Introducing Toolbelt, your useful little utility companion

Hi there, this is my first post :grin:

I wanted to let you all know of a new library I am creating, called toolbelt. You can find the source here and the docs here.

Toolbelt extends native Elixir modules with extra functionality. A simple use Toolbelt will make those extra functions accessible, while you can still use everything just as usual. Some of the functions it provides: Keyword.is_keyword, Keyword.is_keyword_element, Map.map_deep, Map.map_keys, Map.map_values, Enum.andmap, Enum.ormap, Enum.first, Enum.last, …

The basic aim of this library is to extend the standard Elixir library with some less common but still highly useful functions. The best example is an implementation of Map.map_deep, which allows you to transform all pairs in an arbitrarily-nested map.

It would be really great if you could help with this library, as I am fairly new to Elixir and don’t (yet) know all of the standard ways of doing things. Above that, I might forget of a few useful functions.

There’s still a lot of work on it so if you have any comments or feedback, please let me know.



Looks cool, your extension style is interesting. :wink:

Few notes:

andmap(enum, callback)
Performs a classical ormap on the given enumerable


Takes the first element from the enumerable

There is no ‘first’ element in some enumerables, maybe this should be called pop to pop one off (since enumerables may not have a specified order, like a large map). Or perhaps called one or so?

ormap(enum, callback)
Performs a classical ormap on the given enumerable

Really should document what a classical ormap is, with examples, same with the andmap. :slight_smile:

Takes the first element from the enumerable

Definitely not the first, and like the first call this wording makes no sense with many types of enumerables, such a pop function should probably return a tuple of one random and whatever is left over. Or maybe call it after_one?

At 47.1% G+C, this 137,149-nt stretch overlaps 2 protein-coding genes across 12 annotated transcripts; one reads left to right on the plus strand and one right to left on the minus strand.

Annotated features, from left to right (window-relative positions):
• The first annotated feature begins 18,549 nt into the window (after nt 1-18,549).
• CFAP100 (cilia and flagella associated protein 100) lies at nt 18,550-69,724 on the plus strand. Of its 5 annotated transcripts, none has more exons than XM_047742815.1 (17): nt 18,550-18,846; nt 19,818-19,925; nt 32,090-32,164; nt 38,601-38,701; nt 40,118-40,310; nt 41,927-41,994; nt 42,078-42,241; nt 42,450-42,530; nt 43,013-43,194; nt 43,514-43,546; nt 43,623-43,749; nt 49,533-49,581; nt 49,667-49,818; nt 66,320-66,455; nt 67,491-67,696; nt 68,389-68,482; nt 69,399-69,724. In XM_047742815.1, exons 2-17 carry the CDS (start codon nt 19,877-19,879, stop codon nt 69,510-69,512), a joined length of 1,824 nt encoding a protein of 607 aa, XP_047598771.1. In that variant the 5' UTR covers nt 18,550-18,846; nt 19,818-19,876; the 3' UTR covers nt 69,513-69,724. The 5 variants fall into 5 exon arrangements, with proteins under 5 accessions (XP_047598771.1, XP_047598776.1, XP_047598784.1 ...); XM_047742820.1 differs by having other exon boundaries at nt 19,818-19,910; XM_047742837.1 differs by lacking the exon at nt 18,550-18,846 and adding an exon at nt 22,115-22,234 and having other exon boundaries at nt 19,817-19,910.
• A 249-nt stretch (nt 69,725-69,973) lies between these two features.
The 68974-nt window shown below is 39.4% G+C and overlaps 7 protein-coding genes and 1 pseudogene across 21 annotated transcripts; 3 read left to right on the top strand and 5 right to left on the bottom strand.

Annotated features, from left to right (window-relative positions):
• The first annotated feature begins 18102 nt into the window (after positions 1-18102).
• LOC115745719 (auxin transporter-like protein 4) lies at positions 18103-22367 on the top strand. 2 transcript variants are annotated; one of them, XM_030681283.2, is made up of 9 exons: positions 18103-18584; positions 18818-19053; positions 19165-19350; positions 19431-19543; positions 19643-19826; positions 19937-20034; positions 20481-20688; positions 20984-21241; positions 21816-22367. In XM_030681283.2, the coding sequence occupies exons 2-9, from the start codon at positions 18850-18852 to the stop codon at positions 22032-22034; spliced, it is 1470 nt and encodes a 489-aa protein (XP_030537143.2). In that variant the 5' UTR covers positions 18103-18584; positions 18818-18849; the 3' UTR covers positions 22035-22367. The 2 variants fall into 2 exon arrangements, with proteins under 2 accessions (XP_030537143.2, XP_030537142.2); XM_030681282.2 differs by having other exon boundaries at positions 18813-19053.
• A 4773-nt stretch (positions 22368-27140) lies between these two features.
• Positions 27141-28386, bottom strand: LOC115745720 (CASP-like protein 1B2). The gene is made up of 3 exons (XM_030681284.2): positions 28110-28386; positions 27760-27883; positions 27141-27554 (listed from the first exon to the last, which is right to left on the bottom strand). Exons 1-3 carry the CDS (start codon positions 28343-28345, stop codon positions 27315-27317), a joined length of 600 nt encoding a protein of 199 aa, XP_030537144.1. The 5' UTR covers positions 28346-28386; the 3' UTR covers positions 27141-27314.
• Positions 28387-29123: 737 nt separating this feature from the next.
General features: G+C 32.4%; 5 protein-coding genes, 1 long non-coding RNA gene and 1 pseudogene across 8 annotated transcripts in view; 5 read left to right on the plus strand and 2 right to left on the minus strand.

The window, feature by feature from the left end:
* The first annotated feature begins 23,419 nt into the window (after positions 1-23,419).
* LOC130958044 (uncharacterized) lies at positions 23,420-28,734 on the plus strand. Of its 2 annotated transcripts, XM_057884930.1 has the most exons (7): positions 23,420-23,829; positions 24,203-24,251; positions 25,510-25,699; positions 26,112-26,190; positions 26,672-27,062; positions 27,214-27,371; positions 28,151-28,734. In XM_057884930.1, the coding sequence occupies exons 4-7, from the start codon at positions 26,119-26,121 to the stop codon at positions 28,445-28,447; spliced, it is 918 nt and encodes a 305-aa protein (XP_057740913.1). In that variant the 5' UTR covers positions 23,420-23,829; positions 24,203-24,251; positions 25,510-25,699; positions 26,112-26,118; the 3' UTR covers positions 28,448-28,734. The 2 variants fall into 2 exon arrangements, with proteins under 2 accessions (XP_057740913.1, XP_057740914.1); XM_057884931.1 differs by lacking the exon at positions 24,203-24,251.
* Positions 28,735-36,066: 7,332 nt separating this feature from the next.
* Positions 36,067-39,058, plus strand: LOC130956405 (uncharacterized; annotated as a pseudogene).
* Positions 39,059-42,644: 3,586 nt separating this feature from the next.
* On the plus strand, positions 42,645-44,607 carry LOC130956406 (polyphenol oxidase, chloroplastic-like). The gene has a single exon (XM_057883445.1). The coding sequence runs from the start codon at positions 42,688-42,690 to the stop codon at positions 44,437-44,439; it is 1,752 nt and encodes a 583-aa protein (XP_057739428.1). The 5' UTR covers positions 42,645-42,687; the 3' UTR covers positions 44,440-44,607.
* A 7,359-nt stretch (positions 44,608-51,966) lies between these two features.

When documenting should probably take the opportunity to write examples, while also making them doctests.

Determines if the given value kan be used as a keyword list element

kan is not a word. ^.^
Also it does not detail what properties can make a value a keyword list element, examples would fix this too.
For note:

  def is_keyword_element(val) do
    is_tuple(val) and tuple_size(val)

is wrong. ^.^ For an Elixir style keyword list the spec of a keyword element is {atom(), any()}, for an Erlang style keyword list the spec is any tuple of size 1 or high filled with any() types.

The extra functions on Map look useful, however they sorely need documentation, examples, and doctests. It’s likely possible to reduce the number of these functions to be a bit more generic as well.

MapLike.is_maplike/1 and MapLike.put/3 have no documentation at all. The rest have no examples or doctests.

Good start though, still weary about the extension method done, but eh, need to futz with it to see. ^.^


Hi OvermindDL1,

Thank you so much for your reply :smiley: I didn’t notice the mistakes, will fix them immediately.

No 7 I just discovered myself while implementing some more functions :stuck_out_tongue:



Just for the record: I’ve dealt with most of the issues, and added some new niceties as well. When reaching 1.0.0, the code should become much more stable and it should be easier to fork :wink:

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